This is going to be the most pretentious thing I ever write here (said the guy who will definitely write something more pretentious than this in the future), but I honestly don’t think we, as a culture, have the ability to understand the music of Kayo Dot at the present. I think they’re trying to show us how, but it’s going to take awhile. I’m not even sure I understand their music sometimes (it gets a little long-winded), and they’re my favorite band! But maybe they’re not meant to be understood, just taken for what they are. A goddamned break-all-the-rules constantly groundbreaking, endlessly inventive, most one-of-a-kind indescribable band there is. You can appreciate that, or you can disregard it and move on with your life. You know which one I choose.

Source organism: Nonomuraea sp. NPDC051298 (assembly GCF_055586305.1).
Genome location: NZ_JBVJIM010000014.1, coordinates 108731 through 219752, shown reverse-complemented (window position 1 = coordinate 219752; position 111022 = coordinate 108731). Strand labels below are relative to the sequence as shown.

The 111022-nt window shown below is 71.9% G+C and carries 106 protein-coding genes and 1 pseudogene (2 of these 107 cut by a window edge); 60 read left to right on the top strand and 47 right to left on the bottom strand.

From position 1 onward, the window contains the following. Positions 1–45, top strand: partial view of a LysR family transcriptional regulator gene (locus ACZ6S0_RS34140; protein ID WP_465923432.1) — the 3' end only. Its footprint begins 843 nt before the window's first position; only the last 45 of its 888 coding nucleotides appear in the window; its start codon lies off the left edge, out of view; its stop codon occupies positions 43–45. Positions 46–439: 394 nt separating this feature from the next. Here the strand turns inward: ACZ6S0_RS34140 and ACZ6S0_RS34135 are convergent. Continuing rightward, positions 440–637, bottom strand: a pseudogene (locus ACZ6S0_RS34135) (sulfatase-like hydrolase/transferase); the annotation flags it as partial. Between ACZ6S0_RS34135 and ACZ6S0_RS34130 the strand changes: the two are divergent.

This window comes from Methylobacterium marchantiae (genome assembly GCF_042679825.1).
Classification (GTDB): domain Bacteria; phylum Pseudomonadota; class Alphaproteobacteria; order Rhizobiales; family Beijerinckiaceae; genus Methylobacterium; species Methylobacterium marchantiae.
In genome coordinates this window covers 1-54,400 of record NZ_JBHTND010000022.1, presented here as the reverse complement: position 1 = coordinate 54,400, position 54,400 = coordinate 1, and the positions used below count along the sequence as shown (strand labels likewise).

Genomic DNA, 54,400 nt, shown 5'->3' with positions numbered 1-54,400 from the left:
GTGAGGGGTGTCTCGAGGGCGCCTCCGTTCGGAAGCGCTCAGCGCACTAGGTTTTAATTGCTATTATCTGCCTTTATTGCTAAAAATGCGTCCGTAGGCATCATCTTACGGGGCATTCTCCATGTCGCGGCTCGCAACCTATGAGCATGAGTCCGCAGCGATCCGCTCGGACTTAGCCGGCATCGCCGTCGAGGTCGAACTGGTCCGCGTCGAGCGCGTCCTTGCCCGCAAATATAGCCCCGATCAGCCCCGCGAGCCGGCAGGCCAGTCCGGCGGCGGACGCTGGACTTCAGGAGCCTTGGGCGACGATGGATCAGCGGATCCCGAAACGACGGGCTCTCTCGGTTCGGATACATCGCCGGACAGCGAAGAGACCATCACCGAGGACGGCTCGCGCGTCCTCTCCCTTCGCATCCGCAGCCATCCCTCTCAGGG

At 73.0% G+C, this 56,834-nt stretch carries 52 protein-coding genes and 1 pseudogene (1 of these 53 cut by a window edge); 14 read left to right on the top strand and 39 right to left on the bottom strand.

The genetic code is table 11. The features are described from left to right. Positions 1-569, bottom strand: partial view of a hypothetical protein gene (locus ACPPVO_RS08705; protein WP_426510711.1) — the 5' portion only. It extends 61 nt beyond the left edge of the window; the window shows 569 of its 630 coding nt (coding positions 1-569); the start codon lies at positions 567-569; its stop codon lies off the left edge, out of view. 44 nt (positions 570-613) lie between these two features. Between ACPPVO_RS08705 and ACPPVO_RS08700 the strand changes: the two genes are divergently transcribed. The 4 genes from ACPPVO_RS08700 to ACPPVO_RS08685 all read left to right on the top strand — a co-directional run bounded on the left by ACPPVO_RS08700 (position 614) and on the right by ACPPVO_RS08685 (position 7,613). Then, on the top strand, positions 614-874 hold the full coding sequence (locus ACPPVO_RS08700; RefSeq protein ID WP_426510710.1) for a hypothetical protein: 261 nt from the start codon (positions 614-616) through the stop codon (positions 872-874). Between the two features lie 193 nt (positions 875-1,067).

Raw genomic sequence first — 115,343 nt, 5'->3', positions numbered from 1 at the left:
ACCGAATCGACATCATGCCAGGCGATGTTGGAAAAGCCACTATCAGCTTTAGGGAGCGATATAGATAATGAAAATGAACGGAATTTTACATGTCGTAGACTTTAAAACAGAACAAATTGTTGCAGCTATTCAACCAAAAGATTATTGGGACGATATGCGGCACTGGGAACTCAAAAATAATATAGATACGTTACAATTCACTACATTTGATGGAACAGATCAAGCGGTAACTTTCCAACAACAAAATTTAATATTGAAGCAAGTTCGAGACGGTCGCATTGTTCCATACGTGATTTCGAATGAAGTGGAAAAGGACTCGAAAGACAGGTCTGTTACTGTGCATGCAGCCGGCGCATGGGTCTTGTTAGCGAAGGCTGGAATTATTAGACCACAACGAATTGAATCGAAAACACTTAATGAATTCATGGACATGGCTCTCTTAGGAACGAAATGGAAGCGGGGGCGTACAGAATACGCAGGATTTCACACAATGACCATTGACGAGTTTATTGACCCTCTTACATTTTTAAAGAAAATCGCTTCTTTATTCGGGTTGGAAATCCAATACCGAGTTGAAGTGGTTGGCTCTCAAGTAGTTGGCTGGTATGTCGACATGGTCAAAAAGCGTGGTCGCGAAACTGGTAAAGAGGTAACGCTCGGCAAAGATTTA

UNADULTERATED BRILLIANCE: Dowsing Anemone With Copper Tongue, Hubardo, Coffins On Io

FOR RISK-TAKERS: Coyote, Choirs Of The Eye, Plastic House On Base Of Sky

TOO WEIRD TO IGNORE: Blue Lambency Downward, Stained Glass, Gamma Knife